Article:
When Jenny Gillespie Mason decided to get back into making music, she moved into her home studio in Berkeley and started creating for herself. Gnani, the resulting intensely personal six-song EP, released under her moniker Sis, is an unwavering exercise in personal growth and bold resonance. Sporting a vigorous fusion of analog frequencies with a modern production approach, sculpted by intimate wisdom, the project was inspired by a quote from Indian guru Nisargadatta Maharaj: “The gnani (he who knows) does not die, because he was never born.
Native Cat Recordsthe label founded by Mason, released a local group Brijeans’ first recording Talkie Walkie and Luke Temple projects. The distinctive sound has always been the imprint’s calling card. But after what Mason identified as “the wreckage of the collective years 2020-21,” his desire to express his own individuality took hold. Gnani became a vector of personal flow, a way of synthesizing her different identities as artist, wife and mother. She decided that this project would be without excuse, an appearance that only Mason could conjure up in a full-scale sound bath.
The EP is a little ethereal at times, but more often than not it’s warm, confidential and damn inviting. It may take a few turns to digest, to grasp its moving parts, but you can’t deny its outspoken ambition to provide shelter for a complex being. This part reads on its first take.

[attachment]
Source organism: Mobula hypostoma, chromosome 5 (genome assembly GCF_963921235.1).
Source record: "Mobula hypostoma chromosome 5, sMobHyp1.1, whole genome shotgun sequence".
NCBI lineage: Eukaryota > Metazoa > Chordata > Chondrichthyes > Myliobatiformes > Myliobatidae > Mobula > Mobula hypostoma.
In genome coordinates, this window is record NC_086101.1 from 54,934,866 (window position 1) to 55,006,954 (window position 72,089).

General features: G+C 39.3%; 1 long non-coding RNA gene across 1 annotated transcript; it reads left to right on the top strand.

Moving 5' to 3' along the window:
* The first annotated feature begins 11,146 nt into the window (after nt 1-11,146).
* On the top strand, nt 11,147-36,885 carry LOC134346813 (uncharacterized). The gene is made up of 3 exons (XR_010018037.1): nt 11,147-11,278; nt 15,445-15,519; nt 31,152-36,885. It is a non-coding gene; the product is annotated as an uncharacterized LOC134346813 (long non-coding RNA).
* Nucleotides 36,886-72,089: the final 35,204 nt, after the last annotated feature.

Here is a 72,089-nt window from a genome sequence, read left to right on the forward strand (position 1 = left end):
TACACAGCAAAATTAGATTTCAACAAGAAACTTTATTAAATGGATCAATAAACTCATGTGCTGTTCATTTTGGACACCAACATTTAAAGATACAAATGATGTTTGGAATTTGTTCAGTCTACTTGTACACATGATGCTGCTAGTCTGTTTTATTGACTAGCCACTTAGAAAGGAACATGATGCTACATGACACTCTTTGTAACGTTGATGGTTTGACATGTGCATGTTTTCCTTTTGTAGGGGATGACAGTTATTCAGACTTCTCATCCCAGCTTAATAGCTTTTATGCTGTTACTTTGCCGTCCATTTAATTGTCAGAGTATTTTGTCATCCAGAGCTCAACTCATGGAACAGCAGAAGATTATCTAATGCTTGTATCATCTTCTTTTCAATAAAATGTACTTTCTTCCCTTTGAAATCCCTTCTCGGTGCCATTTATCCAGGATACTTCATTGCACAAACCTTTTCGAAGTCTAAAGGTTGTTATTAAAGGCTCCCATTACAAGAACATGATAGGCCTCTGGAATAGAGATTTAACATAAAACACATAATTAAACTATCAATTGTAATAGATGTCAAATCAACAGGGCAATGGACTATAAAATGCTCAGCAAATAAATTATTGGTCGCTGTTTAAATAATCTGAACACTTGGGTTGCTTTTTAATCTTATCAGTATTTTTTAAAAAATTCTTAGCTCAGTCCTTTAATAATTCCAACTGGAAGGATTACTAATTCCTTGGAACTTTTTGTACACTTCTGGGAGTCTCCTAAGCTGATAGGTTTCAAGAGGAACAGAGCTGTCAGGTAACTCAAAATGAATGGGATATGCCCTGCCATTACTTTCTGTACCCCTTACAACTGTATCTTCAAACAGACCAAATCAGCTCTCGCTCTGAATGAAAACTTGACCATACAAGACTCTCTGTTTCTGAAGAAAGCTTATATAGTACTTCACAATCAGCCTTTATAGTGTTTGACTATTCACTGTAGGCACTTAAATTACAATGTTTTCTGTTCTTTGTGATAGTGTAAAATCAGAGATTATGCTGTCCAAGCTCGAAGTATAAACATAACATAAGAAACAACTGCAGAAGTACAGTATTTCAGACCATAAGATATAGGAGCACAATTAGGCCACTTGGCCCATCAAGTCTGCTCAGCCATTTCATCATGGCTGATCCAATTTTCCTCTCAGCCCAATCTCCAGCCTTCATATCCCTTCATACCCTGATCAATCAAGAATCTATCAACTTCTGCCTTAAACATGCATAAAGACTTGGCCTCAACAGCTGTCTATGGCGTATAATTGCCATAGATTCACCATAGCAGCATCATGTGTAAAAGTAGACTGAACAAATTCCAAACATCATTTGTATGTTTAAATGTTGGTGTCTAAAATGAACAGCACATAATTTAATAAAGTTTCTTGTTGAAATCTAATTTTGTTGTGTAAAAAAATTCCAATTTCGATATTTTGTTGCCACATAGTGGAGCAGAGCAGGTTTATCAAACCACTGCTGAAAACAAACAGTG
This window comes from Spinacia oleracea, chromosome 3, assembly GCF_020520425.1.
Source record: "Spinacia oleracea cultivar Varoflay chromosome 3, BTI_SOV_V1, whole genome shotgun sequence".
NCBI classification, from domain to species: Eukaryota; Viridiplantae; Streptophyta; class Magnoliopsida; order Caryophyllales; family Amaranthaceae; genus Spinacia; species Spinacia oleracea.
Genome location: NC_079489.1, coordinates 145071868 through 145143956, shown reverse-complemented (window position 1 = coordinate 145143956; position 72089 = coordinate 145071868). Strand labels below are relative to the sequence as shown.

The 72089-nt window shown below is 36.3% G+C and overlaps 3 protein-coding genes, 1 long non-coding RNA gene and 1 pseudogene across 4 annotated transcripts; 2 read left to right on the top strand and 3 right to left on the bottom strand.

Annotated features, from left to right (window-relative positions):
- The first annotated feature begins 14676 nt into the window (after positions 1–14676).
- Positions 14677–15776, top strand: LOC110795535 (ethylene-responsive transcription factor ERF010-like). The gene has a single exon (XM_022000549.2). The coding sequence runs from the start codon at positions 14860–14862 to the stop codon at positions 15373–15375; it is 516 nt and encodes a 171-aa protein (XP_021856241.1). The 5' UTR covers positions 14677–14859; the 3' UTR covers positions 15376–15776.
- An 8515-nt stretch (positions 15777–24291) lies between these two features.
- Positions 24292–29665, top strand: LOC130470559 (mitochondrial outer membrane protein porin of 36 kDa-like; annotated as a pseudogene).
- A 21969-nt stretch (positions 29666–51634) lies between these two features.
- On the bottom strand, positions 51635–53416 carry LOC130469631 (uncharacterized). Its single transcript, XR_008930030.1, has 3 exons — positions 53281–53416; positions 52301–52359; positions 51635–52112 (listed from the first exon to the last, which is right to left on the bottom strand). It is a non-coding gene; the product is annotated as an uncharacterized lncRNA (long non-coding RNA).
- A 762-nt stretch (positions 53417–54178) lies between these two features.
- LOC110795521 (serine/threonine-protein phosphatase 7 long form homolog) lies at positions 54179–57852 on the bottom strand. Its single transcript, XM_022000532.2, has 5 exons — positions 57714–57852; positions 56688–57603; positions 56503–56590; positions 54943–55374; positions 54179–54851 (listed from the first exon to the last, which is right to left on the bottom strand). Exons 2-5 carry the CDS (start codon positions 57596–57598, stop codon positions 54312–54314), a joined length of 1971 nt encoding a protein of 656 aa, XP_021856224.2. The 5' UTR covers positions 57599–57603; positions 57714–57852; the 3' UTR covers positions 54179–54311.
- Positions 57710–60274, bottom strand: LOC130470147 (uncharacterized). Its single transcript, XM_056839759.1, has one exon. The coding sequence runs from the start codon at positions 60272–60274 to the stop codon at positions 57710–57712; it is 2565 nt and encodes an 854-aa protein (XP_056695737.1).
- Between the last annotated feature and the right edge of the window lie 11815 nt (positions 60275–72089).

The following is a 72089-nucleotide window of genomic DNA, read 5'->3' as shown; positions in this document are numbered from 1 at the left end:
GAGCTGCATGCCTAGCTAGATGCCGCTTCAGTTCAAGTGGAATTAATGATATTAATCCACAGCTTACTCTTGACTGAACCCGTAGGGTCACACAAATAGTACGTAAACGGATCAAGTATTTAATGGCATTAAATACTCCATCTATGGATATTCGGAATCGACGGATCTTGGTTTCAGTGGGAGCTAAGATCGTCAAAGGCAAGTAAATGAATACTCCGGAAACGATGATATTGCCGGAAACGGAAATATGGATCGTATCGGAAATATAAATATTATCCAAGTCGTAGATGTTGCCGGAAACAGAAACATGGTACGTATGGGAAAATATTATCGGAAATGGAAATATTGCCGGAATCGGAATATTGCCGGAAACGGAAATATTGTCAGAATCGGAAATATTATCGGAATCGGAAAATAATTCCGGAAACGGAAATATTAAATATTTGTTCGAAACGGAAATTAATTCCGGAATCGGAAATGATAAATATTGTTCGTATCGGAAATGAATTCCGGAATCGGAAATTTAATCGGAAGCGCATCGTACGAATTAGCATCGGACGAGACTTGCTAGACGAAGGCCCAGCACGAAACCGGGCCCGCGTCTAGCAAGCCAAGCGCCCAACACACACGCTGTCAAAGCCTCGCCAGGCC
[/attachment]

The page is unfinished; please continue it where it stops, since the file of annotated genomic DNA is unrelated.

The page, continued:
In the past, Sis was a group business. But this new solo-focused iteration, front-loaded with ambient modal tones that extend to groove-rooted abstract jazz fusion, uses vintage keyboards like the Clavinet, Phillicordia, Fender Rhodes, B3 Hammond Organ, Farfisa and ARP Odyssey. They exude the goosebumps type of feel good, very much in the witty vein of Alice Coltrane. It’s there that GnaniThe soul of resides, providing an interchangeable healing process for performer and listeners.
These moments are rhythmically enhanced by the expert and loose but coherent accompaniment of Brijean Murphy on congas, bongos and percussion, with Doug Stewart on bass. These labelmates breathe life into Mason’s compositions, making them sparkle. They move to the left-field electro-pop spurt of “Wooie,” complete with a bouncy bassline and off-kilter audio patterns. A family inclination becomes apparent by the end of the song, with the chatter of screaming youths in the background.
Later, we bask in the experimental psychedelic jazzy exploration of “Embodiment,” where analog keys hold down the bass foundation, while choppy drum patterns hold the tempo. Mason’s voice sings softly, tangled in the landscape. A solo by Fender Rhodes, moving with grace, emits comfort, peace. Murphy’s congo game takes us out, establishing some kind of normalcy with the cap removed.
But it’s Mason’s ambient keyboard technique that provides the spatial vibe on “Gazelle Rites,” a track that creates the modal feel so much that both listener and musician can embark on a journey, traveling inward. without moving.
Listen, the lack of complacency on Gnani is a major flex that denies mere understanding, going far beyond the structure of normcore pop songwriting. Mason’s recent history, handled by the EP circuits, receives a most fitting presentation. Think of it as a peaceful and intuitive way to start a new year.
Buy Sis’ Gnani PE here.